- wool base layer shirt (Minus33 Merino Wool Chocorua Midweight Crew)
- lightweight down jacket (Patagonia 800-fill Down Jacket)
- lightweight camp shoes (Xero Z-Trail lightweight sandal)
- topographic map (Tom Harrison Yosemite Hoover Wilderness Map)
- trekking poles (Black Diamond Trail Ergo Cork Trekking Poles)
- 2 liter hydration bladder (Platypus Big Zip Water Reservoir)
- 65 liter backpack (Osprey Atmos 65 Liter pack)
- water filtration system (Platypus gravity filtration system)
- strong tent with rain-fly (Alps Mountaineering Chaos 2 Tent)
- inflatable sleeping pad (Therm-a-Rest Trail Pro Sleeping Pad)
- sleeping bag (REI Co-op Igneo 25 Sleeping Bag)
- lightweight backpacking chair (Helinox Chair Zero)
- headlamp (Black Diamond Cosmo Headlamp)
- multi-tool with knife (Gerber MDime Mini Multi-Tool)
- bear canister (BearVault BV500)
- lightweight stove (MSR PocketRocket 2)
- lighter (BIC plastic lighters)
- 2 liter pot (GSI Outdoors Halulite Boiler Pot)
- coffee cup (GSI Outdoors Glacier Stainless Cup)
- lightweight spork (Snow Peak Titanium Spork)
- small, quick drying towel (REI mutli towel mini)
- wet wipes (Stall Mates individually wrapped wipes)
- mole skin for blisters (Blister medic kit)
- small amount of duct tape for gear repairs
- chapstick and sun screen
Food and drink
- a variety of my favorite dehydrated meals
- electrolyte replacement (NUUN Hydration Tablets)
- instant coffee (Starbucks VIA)
- quick snacks (Clif Shot Bloks and Clif energy bars)
- small plastic water bottles filled with whisky 🙂
Day 1: 7.7 miles; +2,800 feet / -480 feet; Robinson Creek Trailhead to Crown Lake
The first starts with a westward hike along the Robinson Creek Trail. The trail steadily climbs in elevation over the course of the entire hike, so expect little to no downhill hiking. Near the 6 mile mark, you reach a junction with the Peeler Lake Trail. Here you take a left and continue hiking south towards Robinson Lakes and Crown Lake. After passing by the beautifully-colored Robinson Lakes you eventually will reach Crown Lake, the camp destination for the first night. There is a great campsite located on the northeast corner of the Crown Lake.
Day 2: 12.7 miles; +2,500 feet / -3,240 feet; Crown Lake to the Matterhorn Canyon
The Day 2 hike is arguably the toughest hike of this trek at nearly 13 miles with 2,500 feet of climbing. Along the way you climb over Mule Pass and Burro Pass before gradually descending into the Matterhorn Canyon. The trail follows the meandering Matterhorn Creek as you hiking through the canyon. You can camp anywhere within Matterhorn Canyon. For this itinerary we specify a camping area near the trail junction with the Pacific Crest Trail.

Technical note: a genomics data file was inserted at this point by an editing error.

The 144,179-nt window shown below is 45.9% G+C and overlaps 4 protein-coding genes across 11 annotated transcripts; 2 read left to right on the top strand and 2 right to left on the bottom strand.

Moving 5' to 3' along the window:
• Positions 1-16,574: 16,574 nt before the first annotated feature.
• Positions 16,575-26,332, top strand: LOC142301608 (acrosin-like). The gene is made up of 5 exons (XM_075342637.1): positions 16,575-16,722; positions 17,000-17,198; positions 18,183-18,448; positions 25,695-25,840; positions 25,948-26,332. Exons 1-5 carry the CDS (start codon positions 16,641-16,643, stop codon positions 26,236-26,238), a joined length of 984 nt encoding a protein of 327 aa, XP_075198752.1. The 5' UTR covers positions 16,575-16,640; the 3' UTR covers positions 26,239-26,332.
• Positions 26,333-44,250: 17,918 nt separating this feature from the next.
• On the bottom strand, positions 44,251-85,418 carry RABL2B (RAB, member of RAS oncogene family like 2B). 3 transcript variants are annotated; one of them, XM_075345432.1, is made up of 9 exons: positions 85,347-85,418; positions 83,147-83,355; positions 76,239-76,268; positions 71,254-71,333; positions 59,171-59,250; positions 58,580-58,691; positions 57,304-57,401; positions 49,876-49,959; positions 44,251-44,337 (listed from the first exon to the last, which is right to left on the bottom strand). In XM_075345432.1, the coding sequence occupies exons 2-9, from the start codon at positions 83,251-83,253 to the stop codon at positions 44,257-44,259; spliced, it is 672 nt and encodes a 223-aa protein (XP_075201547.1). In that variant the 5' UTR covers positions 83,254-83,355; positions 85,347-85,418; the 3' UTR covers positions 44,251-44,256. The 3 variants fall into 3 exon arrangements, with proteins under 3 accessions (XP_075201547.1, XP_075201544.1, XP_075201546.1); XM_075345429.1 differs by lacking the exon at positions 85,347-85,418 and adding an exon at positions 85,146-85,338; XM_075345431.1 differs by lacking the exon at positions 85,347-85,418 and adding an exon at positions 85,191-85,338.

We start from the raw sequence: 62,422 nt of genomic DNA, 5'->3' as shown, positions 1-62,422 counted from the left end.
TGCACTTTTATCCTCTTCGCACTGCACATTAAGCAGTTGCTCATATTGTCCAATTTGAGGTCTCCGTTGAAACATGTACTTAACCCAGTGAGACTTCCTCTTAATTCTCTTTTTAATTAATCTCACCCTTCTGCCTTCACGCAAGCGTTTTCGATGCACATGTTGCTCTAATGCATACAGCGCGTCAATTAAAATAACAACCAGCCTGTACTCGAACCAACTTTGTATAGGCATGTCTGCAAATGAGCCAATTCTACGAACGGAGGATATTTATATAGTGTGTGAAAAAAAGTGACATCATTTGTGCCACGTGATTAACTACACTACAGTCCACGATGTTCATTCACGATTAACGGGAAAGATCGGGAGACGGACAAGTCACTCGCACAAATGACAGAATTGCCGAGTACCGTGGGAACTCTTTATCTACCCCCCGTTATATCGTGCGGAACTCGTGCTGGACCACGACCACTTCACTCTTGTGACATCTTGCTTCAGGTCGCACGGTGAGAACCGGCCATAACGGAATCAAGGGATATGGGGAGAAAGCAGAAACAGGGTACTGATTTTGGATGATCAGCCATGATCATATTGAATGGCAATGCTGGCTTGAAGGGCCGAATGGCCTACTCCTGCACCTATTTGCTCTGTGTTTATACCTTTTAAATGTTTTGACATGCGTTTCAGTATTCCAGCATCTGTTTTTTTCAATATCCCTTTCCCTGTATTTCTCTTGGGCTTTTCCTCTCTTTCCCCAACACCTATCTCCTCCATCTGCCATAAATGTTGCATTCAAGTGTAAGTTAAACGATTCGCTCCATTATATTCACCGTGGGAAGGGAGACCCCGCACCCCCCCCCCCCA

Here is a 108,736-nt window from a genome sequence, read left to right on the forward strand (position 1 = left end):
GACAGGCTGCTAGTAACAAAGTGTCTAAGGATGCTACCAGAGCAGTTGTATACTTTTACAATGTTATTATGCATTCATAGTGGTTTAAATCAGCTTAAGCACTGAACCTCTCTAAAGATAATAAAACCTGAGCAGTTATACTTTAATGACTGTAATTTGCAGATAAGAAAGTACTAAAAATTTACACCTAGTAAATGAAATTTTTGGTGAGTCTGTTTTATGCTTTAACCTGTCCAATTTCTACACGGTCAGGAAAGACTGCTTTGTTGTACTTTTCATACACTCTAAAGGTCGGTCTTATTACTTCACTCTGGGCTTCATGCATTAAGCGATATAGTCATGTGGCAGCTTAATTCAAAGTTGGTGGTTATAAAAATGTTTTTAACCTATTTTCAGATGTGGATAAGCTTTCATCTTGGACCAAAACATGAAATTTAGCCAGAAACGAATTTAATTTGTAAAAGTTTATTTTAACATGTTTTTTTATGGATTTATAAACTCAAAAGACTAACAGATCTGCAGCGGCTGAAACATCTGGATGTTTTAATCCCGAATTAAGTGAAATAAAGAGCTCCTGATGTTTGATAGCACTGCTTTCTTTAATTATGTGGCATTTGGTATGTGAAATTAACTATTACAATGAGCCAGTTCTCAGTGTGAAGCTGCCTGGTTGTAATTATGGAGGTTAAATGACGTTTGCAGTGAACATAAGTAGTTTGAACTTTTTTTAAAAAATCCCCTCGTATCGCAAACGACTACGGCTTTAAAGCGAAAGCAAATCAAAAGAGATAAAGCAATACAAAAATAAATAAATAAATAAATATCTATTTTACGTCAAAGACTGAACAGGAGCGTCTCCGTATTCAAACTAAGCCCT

Day 3: 9.9 miles; +2,350 feet / -3,240 feet; Matterhorn Canyon to Benson Lake
Day 3 takes you to the highlight destination of this backpacking loop, Benson Lake and its sand beach. For the first 4 miles of the hike you climb up to Benson Pass. From there you hike down past Smedberg Lake (a great lunch spot at the ~5.5 mile mark), and eventually reach the turnoff for Benson Lake. The turnoff will lead to the beach on the northeast shore of Benson Lake. Most backpackers choose to camp along the beach on this shore, so you shouldn’t have to hike far to find a nice campsite.
Day 4: 10 miles; +2,700 feet / -790 feet; Benson Lake to Peeler Lake
On this hike you travel from Benson Lake up to Peeler Lake, which will be the last stop before reaching the Robinson Creek Trailhead. There is a tough climb up to Seavey Pass in the first 3 miles of the hike and then the trail gradually climbs until you reach Peeler Lake.
Day 5: 7.6 miles; +610 feet / -2,980 feet; Peeler Lake to Robinson Creek Trailhead
On the last day you hike out to the Robinson Creek Trailhead. This is a relatively modest hike compared to the previous days at less than 10 miles and with less than 1,000 feet of elevation gain. After hiking east along the Peeler Lake Trail for ~1.5 miles, you reach a junction with the Robinson Creek Trail. From this point on you retrace the path you hiked on the first day until you end up back at the Robinson Creek Trailhead.
Some backpackers may choose to combine this hike with the previous day’s hike to make for a big 17 mile last day. This allows for an extra night of camping at the beach on Benson Lake (or allows you to cut one day off the itinerary).